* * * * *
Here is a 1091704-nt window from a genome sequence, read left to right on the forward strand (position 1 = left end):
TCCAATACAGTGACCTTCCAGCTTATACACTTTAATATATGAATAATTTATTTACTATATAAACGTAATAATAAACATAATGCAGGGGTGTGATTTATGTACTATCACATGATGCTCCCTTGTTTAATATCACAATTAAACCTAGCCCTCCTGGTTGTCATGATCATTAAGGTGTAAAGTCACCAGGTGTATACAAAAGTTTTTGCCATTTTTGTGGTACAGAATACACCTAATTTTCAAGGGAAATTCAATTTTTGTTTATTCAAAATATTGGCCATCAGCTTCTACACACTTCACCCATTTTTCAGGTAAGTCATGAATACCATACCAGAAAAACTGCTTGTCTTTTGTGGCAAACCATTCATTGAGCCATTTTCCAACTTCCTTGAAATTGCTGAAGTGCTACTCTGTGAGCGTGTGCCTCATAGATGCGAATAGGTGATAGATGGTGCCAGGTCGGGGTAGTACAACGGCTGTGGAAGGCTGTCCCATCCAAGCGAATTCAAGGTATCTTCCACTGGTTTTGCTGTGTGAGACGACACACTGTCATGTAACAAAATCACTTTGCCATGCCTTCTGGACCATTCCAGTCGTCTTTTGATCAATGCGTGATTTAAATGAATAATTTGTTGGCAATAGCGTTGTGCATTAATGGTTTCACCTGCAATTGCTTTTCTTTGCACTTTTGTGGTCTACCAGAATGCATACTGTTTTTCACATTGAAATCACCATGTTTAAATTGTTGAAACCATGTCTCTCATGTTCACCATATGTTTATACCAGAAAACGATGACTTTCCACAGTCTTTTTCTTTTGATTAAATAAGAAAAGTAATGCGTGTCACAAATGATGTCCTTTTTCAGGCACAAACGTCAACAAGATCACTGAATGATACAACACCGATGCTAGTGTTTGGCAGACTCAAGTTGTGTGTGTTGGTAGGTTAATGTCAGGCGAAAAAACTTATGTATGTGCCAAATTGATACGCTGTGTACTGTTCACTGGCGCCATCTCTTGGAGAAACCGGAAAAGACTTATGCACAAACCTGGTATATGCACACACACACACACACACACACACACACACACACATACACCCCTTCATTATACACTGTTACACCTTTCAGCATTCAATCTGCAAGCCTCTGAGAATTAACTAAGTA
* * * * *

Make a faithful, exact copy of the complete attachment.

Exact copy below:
Here is a 1091704-nt window from a genome sequence, read left to right on the forward strand (position 1 = left end):
TCCAATACAGTGACCTTCCAGCTTATACACTTTAATATATGAATAATTTATTTACTATATAAACGTAATAATAAACATAATGCAGGGGTGTGATTTATGTACTATCACATGATGCTCCCTTGTTTAATATCACAATTAAACCTAGCCCTCCTGGTTGTCATGATCATTAAGGTGTAAAGTCACCAGGTGTATACAAAAGTTTTTGCCATTTTTGTGGTACAGAATACACCTAATTTTCAAGGGAAATTCAATTTTTGTTTATTCAAAATATTGGCCATCAGCTTCTACACACTTCACCCATTTTTCAGGTAAGTCATGAATACCATACCAGAAAAACTGCTTGTCTTTTGTGGCAAACCATTCATTGAGCCATTTTCCAACTTCCTTGAAATTGCTGAAGTGCTACTCTGTGAGCGTGTGCCTCATAGATGCGAATAGGTGATAGATGGTGCCAGGTCGGGGTAGTACAACGGCTGTGGAAGGCTGTCCCATCCAAGCGAATTCAAGGTATCTTCCACTGGTTTTGCTGTGTGAGACGACACACTGTCATGTAACAAAATCACTTTGCCATGCCTTCTGGACCATTCCAGTCGTCTTTTGATCAATGCGTGATTTAAATGAATAATTTGTTGGCAATAGCGTTGTGCATTAATGGTTTCACCTGCAATTGCTTTTCTTTGCACTTTTGTGGTCTACCAGAATGCATACTGTTTTTCACATTGAAATCACCATGTTTAAATTGTTGAAACCATGTCTCTCATGTTCACCATATGTTTATACCAGAAAACGATGACTTTCCACAGTCTTTTTCTTTTGATTAAATAAGAAAAGTAATGCGTGTCACAAATGATGTCCTTTTTCAGGCACAAACGTCAACAAGATCACTGAATGATACAACACCGATGCTAGTGTTTGGCAGACTCAAGTTGTGTGTGTTGGTAGGTTAATGTCAGGCGAAAAAACTTATGTATGTGCCAAATTGATACGCTGTGTACTGTTCACTGGCGCCATCTCTTGGAGAAACCGGAAAAGACTTATGCACAAACCTGGTATATGCACACACACACACACACACACACACACACACACACATACACCCCTTCATTATACACTGTTACACCTTTCAGCATTCAATCTGCAAGCCTCTGAGAATTAACTAAGTA